Ron Johnson, known for successfully building out Apple’s retail operation and subsequently failing to resuscitate J.C. Penney, is launching a new venture that injects pure-play online retail with high-touch service. Enjoy will sell a limited selection of higher-end electronics, delivering them for free and then helping to set up or install products for up to an hour. The company is partnering with companies including AT&T (gaining entrée to its Apple products), Microsoft and Samsung. While Enjoy will avoid the expense of a brick-and-mortar infrastructure and will reportedly keep inventory low, it will incur significant labor costs. “Our product is a person,” Johnson has explained.

As noted in L2’s Digital IQ Index: Big Box report, today’s consumers expect a free-flowing “buy-anywhere, fulfill-anywhere, return-anywhere” marketplace in which purchases originate in one channel, are completed in another, and tended to (by customer service) in a third. L2 believes businesses can no longer compete in one channel alone and thus are rushing to offer an array of omnichannel options. This includes e-commerce giant Amazon, which is unlikely to remain a pure-play online entity given that an accessible retail footprint has become a distinct advantage. With the proliferation of smartphones and the rise of cross-shopping behavior, sales that start on a digital channel and conclude offline will account for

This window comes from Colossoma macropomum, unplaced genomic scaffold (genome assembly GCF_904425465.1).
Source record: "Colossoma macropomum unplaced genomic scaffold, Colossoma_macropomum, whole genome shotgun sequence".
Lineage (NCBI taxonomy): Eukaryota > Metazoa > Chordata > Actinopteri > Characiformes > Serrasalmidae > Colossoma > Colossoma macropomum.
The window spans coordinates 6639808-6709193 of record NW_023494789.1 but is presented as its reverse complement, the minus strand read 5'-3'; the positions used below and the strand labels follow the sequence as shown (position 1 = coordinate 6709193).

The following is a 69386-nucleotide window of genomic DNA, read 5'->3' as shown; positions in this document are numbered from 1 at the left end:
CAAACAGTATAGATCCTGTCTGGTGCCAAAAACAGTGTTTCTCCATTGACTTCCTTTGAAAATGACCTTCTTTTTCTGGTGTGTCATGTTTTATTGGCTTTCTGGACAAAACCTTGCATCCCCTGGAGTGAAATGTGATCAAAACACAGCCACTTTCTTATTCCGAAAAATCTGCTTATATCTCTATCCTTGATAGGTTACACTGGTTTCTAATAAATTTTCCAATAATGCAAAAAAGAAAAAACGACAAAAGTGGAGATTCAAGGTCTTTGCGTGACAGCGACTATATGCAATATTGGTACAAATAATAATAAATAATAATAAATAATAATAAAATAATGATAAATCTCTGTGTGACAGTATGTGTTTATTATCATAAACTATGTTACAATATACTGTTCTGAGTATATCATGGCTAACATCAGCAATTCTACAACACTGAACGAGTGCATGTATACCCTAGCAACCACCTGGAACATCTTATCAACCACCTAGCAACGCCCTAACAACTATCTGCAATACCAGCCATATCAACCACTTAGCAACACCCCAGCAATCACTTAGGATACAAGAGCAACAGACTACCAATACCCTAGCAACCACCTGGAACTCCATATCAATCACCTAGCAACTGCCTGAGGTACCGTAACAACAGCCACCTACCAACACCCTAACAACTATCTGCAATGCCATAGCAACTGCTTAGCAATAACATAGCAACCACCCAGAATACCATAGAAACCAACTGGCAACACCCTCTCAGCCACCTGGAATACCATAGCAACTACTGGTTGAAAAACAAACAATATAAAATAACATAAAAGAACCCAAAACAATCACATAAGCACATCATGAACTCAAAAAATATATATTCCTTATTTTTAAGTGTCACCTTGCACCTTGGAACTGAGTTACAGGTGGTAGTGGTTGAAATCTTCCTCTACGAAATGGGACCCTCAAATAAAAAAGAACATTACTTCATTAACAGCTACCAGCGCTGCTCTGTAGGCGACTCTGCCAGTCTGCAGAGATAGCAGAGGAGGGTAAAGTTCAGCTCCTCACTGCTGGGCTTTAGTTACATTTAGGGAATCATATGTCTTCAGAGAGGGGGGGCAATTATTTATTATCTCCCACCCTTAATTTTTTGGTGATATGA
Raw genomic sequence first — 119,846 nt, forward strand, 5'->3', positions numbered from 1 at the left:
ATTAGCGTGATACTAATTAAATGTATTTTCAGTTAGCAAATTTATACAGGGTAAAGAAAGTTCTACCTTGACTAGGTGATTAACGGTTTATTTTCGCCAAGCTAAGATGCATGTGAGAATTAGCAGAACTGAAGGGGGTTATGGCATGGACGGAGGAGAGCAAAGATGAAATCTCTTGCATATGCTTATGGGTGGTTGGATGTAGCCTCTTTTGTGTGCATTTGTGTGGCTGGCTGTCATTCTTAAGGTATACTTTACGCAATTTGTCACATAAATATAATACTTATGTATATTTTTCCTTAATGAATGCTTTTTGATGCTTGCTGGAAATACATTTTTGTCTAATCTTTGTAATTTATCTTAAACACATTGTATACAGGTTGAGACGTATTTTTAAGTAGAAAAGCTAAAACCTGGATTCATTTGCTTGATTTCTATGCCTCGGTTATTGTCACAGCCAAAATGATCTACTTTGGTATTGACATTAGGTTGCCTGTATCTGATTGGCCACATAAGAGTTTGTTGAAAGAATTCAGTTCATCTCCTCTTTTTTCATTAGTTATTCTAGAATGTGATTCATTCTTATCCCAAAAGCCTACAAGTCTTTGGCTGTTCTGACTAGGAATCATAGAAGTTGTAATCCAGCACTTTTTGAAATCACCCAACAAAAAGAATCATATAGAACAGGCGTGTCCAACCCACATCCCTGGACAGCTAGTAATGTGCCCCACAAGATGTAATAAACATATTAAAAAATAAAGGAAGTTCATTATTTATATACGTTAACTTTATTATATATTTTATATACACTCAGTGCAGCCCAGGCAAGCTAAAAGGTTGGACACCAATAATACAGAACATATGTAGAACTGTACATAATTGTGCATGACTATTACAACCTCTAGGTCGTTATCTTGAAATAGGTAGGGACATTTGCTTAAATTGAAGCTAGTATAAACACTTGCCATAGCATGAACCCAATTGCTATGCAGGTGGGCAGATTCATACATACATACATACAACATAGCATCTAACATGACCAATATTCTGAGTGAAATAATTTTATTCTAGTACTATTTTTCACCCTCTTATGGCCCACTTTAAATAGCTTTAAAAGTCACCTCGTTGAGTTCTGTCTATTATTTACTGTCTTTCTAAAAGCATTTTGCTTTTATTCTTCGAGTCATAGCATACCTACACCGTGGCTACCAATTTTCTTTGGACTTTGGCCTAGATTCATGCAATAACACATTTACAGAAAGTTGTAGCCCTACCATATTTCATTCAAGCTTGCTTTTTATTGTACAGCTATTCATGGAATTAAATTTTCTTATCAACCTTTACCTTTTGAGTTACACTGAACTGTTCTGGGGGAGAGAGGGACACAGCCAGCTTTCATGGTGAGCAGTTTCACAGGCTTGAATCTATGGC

59 percent of U.S. retail sales by 2018 — four times the sales attributed to direct e-commerce.

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Enjoy will compete with omnichannel role model Best Buy, which offers service calls via its relatively low-cost Geek Squad operation. Without a physical presence, Enjoy seems to be banking on some customers showrooming at the stores operated by its partners, as well as at retailers like Best Buy or Apple — a risky proposition, since research suggests that more American consumers “webroom,” or research online
 and convert in-store (69%), than showroom (46%). The company also seems to be betting on a continuing pipeline of consumer electronics that are sufficiently complex to set up and enough consumers unable to work out the details on their own.

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